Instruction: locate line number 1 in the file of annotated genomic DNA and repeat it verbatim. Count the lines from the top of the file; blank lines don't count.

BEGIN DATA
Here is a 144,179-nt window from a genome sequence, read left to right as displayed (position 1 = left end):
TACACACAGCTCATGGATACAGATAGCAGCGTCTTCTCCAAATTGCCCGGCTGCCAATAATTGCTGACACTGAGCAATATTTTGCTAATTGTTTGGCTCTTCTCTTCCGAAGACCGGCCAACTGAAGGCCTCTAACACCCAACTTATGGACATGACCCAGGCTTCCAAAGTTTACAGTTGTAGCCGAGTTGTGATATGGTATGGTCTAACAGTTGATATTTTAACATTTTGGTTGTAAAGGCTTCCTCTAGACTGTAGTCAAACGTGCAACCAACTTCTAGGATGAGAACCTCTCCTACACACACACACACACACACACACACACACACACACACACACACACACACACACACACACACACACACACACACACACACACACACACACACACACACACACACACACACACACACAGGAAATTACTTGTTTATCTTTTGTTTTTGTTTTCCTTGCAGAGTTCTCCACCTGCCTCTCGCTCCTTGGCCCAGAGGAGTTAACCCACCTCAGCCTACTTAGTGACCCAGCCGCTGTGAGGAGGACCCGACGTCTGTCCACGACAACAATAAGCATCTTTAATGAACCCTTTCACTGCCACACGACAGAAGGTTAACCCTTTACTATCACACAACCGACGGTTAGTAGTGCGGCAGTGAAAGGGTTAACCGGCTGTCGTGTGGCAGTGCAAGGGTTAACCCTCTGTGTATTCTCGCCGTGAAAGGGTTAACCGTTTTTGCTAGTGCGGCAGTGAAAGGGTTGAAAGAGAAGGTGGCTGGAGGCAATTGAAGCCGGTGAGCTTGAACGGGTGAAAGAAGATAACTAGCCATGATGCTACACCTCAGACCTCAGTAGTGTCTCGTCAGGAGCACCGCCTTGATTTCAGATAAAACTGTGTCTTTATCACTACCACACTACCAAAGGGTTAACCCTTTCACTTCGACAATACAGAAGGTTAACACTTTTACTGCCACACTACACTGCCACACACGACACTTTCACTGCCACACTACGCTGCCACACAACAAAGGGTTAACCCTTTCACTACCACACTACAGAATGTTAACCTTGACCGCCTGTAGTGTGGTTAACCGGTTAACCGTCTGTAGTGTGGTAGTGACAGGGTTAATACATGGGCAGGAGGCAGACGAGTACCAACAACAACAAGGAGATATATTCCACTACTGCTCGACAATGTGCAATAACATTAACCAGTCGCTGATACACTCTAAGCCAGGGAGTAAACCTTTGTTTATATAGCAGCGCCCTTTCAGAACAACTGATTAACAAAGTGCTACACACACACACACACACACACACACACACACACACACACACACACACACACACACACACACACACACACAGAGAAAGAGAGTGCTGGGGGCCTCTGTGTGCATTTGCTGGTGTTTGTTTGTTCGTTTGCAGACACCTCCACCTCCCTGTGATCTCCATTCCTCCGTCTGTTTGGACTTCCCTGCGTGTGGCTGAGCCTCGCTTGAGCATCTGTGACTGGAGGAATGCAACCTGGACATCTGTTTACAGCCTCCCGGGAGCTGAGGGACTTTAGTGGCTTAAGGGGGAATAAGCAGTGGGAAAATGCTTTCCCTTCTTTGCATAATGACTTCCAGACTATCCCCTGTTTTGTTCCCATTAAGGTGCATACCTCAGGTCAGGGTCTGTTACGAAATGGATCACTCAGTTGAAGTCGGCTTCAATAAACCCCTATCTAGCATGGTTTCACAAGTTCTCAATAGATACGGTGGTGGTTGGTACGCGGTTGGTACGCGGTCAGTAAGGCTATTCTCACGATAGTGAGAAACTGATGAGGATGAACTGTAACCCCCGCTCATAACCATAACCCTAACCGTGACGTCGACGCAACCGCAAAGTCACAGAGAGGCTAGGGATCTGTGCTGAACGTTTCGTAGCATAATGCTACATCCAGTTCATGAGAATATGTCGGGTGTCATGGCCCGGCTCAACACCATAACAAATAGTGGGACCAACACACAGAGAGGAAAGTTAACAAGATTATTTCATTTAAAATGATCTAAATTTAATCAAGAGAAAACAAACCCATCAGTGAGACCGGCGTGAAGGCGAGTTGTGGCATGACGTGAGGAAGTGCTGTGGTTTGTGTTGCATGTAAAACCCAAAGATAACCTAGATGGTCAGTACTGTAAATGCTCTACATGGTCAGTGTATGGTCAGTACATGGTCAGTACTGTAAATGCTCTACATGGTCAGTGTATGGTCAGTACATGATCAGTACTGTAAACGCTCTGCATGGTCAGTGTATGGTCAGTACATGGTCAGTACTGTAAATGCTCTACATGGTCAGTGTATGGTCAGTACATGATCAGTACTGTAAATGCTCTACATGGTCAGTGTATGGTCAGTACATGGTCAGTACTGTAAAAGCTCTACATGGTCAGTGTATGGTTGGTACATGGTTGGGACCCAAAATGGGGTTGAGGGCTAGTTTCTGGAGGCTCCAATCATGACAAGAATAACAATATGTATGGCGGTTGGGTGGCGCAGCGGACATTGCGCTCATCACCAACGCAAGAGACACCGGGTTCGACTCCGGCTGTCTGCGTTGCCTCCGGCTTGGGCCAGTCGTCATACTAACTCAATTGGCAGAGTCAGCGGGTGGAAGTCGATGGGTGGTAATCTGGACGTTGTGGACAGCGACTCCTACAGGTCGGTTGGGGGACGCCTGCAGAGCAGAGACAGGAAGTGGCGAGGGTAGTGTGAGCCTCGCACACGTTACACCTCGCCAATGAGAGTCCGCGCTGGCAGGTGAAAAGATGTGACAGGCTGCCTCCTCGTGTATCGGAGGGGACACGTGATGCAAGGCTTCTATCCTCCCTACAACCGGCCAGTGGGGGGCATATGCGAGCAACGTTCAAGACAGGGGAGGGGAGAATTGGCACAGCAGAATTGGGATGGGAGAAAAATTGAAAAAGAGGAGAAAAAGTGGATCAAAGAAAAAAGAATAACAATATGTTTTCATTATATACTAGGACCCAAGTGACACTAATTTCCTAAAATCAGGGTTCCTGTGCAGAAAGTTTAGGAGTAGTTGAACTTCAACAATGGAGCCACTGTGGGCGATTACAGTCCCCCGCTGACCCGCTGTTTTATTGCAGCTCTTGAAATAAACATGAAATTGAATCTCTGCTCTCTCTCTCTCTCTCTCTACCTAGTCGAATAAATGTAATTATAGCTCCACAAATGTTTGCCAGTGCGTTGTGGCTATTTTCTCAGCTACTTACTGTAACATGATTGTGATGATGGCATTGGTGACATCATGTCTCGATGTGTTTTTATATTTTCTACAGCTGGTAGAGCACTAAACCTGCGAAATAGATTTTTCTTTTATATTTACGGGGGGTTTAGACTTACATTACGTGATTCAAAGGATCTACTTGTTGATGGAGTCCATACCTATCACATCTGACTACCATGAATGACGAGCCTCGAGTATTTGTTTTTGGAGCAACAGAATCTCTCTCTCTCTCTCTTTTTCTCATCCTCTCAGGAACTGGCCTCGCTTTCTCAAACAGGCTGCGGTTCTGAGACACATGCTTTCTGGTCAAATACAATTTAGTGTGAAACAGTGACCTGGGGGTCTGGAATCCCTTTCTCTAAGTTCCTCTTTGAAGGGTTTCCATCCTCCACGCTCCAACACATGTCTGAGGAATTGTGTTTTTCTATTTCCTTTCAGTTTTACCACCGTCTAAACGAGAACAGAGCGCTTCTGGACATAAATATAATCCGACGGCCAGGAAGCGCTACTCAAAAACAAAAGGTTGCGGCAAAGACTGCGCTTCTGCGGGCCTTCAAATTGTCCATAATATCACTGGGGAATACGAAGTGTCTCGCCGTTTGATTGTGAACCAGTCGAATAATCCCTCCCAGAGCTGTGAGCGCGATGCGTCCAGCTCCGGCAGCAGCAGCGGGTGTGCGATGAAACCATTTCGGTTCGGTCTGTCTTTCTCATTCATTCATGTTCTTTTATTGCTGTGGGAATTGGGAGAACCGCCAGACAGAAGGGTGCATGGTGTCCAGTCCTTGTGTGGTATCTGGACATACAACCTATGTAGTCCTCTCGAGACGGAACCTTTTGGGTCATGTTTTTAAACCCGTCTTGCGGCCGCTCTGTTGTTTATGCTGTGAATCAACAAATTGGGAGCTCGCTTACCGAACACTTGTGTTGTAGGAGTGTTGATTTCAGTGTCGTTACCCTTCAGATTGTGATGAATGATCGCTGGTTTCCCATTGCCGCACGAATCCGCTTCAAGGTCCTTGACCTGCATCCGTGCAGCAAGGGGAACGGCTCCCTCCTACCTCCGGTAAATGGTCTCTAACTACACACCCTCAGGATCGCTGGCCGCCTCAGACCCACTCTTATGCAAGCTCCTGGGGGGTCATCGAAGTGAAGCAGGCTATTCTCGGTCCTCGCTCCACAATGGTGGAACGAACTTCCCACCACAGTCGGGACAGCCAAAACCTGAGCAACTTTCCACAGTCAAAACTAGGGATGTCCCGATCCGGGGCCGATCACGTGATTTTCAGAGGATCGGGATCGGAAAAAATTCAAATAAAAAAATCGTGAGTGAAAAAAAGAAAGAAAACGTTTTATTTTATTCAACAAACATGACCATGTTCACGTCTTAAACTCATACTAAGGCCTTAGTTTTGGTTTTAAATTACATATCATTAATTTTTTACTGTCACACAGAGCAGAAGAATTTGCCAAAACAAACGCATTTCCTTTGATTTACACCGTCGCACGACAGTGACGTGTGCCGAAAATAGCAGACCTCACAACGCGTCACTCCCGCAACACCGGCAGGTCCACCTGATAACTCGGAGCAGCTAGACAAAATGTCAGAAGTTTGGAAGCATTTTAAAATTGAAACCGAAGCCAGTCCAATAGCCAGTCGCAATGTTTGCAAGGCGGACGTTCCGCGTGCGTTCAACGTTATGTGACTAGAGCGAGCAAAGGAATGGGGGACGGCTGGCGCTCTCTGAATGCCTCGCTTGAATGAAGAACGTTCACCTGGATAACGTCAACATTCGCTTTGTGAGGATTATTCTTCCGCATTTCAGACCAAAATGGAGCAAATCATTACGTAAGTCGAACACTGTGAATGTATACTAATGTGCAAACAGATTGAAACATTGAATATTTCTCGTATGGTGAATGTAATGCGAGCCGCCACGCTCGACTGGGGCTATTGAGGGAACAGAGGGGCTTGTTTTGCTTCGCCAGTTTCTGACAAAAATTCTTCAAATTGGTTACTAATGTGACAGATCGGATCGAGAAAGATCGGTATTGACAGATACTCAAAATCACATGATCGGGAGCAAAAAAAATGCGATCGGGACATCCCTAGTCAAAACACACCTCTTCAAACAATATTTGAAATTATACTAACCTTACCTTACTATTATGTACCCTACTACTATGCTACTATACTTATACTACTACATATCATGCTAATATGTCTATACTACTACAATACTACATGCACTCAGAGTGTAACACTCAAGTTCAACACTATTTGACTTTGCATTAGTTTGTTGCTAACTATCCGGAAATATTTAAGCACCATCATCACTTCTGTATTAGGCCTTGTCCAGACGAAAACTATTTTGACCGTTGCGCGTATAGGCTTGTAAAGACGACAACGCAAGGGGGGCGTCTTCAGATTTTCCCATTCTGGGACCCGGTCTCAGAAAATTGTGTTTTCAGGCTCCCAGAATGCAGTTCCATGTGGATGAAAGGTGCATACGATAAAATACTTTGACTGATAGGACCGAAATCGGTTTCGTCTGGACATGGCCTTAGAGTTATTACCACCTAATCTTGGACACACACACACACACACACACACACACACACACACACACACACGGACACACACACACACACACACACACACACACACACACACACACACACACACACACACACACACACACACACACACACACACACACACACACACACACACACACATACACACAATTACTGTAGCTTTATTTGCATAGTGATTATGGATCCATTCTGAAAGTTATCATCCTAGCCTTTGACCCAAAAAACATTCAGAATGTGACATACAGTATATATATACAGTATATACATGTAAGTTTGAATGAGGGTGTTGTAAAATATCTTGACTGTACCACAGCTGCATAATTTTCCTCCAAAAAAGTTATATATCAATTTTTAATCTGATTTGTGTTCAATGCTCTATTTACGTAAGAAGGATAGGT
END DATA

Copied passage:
Here is a 144,179-nt window from a genome sequence, read left to right as displayed (position 1 = left end):